For now, Carpool seems to be winning. Most of the employees laid off last September were from Waze’s sales, marketing, and partnerships divisions, The Verge reported at the time.
“We’ve decided to focus our resources on product improvements for our users, accelerate our investments in technical infrastructure, and refocus our sales and marketing efforts on a small number of high-value countries,” Bardin told staff in an email at the time.
A former Waze employee also told Insider that the company has moved away from some forms of advertising. The company, on its part, has folded its out-of-home ad sales function into its overall digital sales function, a spokeswoman told Insider.
“With Waze taking a hit due to the pandemic, it pulled back on bets like out-of-home and has moved its focus toward what has worked,” said this person, who requested anonymity for fear of retribution. “It was a great product, but out-of-home has always been a vanity play rather than a must-buy.”
Maps tensions, leadership and future
Since Google acquired Waze, outsiders have speculated that it was only a matter of time before the group was merged with Google Maps. Some analysts believe the departure of Bardin, who was Waze’s biggest champion for keeping it separate from Google’s other businesses, means that shift is inevitable.
“If they were confident that if they shut off Waze tomorrow and everyone would migrate to Maps, they would probably do it,” said Bernstein analyst Mark Shmulik.
Indeed, Google has added some of Waze’s most popular features to Maps, including driving-incident reports. Even Bardin suggested that Maps was an ongoing problem for Waze, saying in his blog, “Any idea we had was quickly co-opted by Google Maps.”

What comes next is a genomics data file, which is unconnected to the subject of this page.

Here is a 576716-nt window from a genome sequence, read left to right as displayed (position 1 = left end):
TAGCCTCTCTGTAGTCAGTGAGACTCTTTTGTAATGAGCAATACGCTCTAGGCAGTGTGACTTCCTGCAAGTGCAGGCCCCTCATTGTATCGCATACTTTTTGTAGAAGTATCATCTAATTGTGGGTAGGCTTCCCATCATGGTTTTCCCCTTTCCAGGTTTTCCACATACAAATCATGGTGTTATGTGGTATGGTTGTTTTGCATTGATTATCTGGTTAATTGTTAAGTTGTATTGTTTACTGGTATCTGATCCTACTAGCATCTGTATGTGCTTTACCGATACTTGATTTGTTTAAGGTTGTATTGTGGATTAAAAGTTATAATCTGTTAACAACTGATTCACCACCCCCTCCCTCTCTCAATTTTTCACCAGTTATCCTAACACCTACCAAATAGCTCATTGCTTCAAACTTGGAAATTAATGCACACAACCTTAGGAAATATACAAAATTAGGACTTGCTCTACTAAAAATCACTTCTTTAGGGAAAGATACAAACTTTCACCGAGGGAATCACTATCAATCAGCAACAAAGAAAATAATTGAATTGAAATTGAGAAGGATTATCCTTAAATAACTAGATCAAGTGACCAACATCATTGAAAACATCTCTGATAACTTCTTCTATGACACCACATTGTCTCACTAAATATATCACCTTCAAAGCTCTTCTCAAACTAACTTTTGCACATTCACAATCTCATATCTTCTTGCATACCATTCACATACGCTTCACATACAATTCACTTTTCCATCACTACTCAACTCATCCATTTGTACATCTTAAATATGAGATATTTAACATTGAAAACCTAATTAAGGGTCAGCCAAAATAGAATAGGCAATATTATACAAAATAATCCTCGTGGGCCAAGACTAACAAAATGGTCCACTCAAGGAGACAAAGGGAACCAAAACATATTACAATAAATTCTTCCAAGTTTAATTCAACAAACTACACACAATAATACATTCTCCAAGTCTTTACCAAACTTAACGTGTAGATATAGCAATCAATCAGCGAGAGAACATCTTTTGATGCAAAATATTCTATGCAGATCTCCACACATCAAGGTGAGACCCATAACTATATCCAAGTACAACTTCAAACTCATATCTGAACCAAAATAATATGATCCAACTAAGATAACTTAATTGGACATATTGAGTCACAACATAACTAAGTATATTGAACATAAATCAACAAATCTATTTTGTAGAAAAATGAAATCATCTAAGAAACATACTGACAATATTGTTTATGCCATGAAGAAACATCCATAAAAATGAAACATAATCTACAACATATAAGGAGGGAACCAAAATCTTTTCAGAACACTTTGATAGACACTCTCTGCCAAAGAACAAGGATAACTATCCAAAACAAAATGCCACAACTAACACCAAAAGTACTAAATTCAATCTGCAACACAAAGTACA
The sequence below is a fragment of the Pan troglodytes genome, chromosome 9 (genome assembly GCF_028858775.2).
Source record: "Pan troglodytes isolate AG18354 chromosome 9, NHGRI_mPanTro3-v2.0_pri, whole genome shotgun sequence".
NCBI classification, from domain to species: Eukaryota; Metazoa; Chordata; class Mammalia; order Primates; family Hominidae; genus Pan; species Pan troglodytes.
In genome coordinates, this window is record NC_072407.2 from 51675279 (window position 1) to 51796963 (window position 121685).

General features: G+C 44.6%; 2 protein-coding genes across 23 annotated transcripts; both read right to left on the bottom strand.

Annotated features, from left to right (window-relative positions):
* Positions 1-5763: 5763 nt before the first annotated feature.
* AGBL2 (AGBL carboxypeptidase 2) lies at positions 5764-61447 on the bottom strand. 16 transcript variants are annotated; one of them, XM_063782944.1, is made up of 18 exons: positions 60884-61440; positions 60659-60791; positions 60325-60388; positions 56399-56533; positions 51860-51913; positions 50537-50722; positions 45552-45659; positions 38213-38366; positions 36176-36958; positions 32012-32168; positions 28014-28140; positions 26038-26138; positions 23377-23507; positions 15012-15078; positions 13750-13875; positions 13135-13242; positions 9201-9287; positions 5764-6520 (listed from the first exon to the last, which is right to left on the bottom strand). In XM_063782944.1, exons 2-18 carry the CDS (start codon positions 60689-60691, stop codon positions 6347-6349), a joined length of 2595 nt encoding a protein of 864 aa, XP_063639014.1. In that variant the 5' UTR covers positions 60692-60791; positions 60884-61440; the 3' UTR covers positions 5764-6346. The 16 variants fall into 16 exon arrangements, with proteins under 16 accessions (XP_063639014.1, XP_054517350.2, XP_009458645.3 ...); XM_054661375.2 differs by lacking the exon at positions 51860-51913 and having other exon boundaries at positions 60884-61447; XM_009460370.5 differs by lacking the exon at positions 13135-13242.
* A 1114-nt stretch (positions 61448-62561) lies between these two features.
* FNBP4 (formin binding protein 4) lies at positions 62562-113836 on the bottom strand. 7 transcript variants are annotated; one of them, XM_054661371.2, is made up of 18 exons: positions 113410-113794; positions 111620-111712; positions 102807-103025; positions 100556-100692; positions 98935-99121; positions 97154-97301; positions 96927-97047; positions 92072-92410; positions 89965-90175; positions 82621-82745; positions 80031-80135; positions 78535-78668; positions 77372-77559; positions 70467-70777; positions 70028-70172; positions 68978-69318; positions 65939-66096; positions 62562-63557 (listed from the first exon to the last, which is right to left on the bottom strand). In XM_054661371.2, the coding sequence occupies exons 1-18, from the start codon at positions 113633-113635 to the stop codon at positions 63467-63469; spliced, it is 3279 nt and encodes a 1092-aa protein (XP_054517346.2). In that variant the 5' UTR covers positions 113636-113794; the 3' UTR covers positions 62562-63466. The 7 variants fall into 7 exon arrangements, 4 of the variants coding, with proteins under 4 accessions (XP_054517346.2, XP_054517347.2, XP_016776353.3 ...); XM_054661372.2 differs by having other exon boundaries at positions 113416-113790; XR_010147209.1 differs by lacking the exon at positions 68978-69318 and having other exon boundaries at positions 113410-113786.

Bardin’s successor may also be an executive from another part of Google, an employee familiar with the company’s executive direction told Insider. The search for Waze’s next CEO is ongoing, this employee said, and includes internal and external candidates.
Google may want to merge Waze and Maps for many reasons. Google is pulling back on costly projects and consolidating other parts of the business. Plus, Waze’s $200 million revenue is small in comparison to Google’s advertising revenue. Bernstein’s Shmulik estimated Google Maps to be a $5 billion business for the company right now, and even advertisers have shown growing interest in the platform in recent years.
Several analysts have told Insider that they see Google Maps as a dramatically under-monetized part of the business, and Google has added new features throughout the pandemic to help small businesses find customers on Maps.
Waze is also rarely mentioned during the company’s quarterly earnings calls. “The fact they do speak to Maps and much less to Waze tells you where they’re focusing on,” said Truist’s Squali.
Waze and Google’s Maps divisions have their own advertising sales teams. But analysts including Forrester’s Collin Colburn and Pivotal’s Michael Levine said that Google would be smart to merge the two teams as long as it’s made clear to clients how the two services differ in how they target customers, though Colburn added that Google may fear alienating Waze’s dedicated users by wrapping it into Maps.
“I would assume that is going to change. If I was Google I would eventually phase that out,” Colburn said. “In terms of the advertisers they are trying to reach, it’s probably very similar. And it’s probably very competitive.”
Are you a Waze employee with a tip? Contact Tanya Dua via encrypted messaging app Signal at +1 (646) 702-2530, email at [email protected] or [email protected], or Twitter DM at @tanyadua. Contact Hugh Langley via Signal/Telegram at +1 (628) 228-1836, or email at [email protected] or [email protected] We can keep sources anonymous.